Their daughter, Linda, worked at the store as a child, but left Maryland after high school, traveling to Florida for college, then to California for a degree in gemology. But she returned after several years to work again at the family business. And now, at 52, Linda Miller is president of the store.
Two of her daughters also work at the shop: Margaux Winnard, 22, a part-timer doing social media and sales, and Nicolette Miller, 15, a summer employee.
“We’re a full-service jewelry store, but we’re a niche store -- very boutiquey,” Miller says.
“As a second-generation jeweler and growing up in a store, I saw firsthand how important my parents’ dedication was to the success of St. John’s Jewelers. I will always remember their strong work ethic and commitment to each and every customer as I continue to grow my business with my daughters.” -- Linda Miller
Tip of the trade:
“Before my customers make a buying decision, I feel the best service and advice I can give them is education about what they are buying. Whether they are buying [or] designing an engagement ring or resetting a stone, I tell them everything they need to know so they can make an educated decision.” -- Linda Miller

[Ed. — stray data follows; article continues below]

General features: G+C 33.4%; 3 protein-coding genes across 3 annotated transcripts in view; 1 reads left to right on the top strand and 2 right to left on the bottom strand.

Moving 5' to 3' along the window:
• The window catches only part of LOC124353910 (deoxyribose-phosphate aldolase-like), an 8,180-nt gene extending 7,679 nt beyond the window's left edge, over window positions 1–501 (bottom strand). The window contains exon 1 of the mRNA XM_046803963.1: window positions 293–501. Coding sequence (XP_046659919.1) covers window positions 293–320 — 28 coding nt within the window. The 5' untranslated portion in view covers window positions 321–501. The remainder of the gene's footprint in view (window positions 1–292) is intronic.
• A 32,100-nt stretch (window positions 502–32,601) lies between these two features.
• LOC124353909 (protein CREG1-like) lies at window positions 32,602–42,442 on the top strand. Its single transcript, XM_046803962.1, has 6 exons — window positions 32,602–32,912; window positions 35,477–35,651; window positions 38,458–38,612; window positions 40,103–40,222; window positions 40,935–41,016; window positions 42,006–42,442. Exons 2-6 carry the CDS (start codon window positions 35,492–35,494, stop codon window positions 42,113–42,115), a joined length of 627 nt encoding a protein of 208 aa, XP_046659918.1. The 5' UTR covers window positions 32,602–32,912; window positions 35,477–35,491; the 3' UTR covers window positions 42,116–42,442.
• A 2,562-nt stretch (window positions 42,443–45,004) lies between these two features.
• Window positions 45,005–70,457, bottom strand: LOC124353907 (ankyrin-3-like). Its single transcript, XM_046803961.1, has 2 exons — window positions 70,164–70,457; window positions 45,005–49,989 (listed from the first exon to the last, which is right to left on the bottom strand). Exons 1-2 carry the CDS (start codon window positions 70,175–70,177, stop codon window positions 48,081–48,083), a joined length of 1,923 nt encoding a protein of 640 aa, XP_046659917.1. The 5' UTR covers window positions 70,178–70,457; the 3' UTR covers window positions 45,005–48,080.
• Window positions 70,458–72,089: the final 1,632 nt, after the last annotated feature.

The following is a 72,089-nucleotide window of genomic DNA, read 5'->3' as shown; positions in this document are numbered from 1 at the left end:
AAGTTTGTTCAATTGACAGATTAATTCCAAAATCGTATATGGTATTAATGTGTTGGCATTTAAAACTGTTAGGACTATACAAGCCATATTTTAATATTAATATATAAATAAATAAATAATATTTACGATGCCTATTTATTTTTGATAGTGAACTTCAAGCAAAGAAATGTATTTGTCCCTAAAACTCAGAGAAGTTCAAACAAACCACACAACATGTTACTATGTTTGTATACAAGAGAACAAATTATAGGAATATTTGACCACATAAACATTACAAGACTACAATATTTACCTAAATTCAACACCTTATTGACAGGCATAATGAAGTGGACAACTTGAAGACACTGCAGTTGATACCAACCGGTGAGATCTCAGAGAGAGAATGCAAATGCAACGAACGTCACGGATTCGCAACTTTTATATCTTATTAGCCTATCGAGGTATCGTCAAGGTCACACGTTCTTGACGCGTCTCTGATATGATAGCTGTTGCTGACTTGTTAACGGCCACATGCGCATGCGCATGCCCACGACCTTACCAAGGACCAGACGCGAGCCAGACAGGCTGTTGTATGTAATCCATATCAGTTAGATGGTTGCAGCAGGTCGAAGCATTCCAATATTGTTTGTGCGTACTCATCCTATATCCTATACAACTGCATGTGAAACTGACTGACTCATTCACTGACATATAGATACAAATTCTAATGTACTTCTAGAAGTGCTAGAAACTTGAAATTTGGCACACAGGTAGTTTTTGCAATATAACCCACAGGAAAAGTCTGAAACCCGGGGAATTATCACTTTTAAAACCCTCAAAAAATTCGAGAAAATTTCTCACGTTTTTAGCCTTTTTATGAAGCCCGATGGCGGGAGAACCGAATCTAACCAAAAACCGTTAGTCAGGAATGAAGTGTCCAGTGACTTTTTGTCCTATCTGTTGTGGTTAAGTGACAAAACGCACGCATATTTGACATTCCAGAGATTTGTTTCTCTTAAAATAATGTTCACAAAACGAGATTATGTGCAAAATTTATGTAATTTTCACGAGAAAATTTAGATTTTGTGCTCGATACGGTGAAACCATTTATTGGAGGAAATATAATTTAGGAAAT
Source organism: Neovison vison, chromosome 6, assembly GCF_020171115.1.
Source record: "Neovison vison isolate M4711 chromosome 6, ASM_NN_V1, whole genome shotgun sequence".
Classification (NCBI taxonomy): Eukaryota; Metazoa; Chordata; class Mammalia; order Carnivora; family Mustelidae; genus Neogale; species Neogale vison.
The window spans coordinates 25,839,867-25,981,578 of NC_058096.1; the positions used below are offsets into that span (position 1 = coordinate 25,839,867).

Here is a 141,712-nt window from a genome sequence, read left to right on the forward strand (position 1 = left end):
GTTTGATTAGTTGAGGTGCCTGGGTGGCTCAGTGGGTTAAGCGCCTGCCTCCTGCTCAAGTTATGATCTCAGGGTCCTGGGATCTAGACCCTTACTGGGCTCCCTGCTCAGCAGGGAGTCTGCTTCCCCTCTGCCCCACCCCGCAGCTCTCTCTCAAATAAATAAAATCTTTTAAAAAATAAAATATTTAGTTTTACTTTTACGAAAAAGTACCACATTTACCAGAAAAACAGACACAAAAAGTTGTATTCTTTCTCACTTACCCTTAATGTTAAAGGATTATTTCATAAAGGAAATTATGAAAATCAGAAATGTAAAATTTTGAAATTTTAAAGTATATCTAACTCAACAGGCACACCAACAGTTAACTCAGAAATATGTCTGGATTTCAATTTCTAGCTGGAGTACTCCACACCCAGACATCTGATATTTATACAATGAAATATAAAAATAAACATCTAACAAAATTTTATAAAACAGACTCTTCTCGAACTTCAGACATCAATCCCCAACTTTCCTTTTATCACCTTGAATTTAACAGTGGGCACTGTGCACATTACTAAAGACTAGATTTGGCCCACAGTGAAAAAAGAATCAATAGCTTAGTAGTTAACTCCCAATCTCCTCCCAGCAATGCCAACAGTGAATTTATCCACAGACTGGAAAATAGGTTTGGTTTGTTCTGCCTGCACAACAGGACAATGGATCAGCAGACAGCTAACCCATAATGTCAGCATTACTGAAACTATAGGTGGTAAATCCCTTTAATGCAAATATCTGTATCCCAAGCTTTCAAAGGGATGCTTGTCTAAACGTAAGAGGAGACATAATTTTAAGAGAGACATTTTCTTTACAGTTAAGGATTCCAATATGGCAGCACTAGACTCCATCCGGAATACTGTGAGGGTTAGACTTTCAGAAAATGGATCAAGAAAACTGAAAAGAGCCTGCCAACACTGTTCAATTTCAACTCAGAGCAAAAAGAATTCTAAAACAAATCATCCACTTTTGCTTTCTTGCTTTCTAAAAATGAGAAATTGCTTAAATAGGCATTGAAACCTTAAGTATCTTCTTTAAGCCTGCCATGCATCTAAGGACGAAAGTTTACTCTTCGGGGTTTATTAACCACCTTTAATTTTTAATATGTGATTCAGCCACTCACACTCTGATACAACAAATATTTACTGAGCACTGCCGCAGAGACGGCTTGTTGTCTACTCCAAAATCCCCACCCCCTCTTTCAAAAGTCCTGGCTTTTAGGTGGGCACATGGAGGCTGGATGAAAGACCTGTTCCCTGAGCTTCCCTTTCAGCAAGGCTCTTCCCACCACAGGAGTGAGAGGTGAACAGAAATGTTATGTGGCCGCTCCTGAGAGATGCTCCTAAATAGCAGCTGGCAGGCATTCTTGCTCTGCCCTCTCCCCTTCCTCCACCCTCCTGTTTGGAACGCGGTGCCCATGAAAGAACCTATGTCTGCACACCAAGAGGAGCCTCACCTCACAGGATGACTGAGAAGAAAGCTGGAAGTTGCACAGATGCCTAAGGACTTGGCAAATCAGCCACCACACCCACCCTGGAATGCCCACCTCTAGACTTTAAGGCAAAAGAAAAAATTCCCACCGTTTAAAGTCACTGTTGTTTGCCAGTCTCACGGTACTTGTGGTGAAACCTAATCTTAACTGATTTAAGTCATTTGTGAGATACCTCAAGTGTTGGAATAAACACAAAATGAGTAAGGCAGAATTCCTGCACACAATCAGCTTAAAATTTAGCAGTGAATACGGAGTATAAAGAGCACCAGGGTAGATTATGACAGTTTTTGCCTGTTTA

When Larry Moore and his daughter Lynn -- then fresh out of high school -- planted their first acre of strawberries at their Woodbine farm, the family already had been farming for more than a century.
Moore’s grandfather was a farmer in Baltimore County when, after an especially bountiful crop of turnips, he bought 127 acres on Berger Road in Howard County and planted an orchard.
When his son, Larry Moore, took over the farm in the late 1940s, he started a dairy farm. And when The Rouse Co. bought that farm in the early 1960s to build Columbia, Larry Moore bought 250 acres of farmland at the family farm’s current site on Woodbine Road.
It was 1973 when Lynn Moore and her father planted that first acre of strawberries. Over the ensuing 40 years, Larriland Farm has evolved and expanded into an extensive pick-your-own fruits and vegetables business, featuring everything from strawberries, blackberries and peaches to spinach, beets and pumpkins.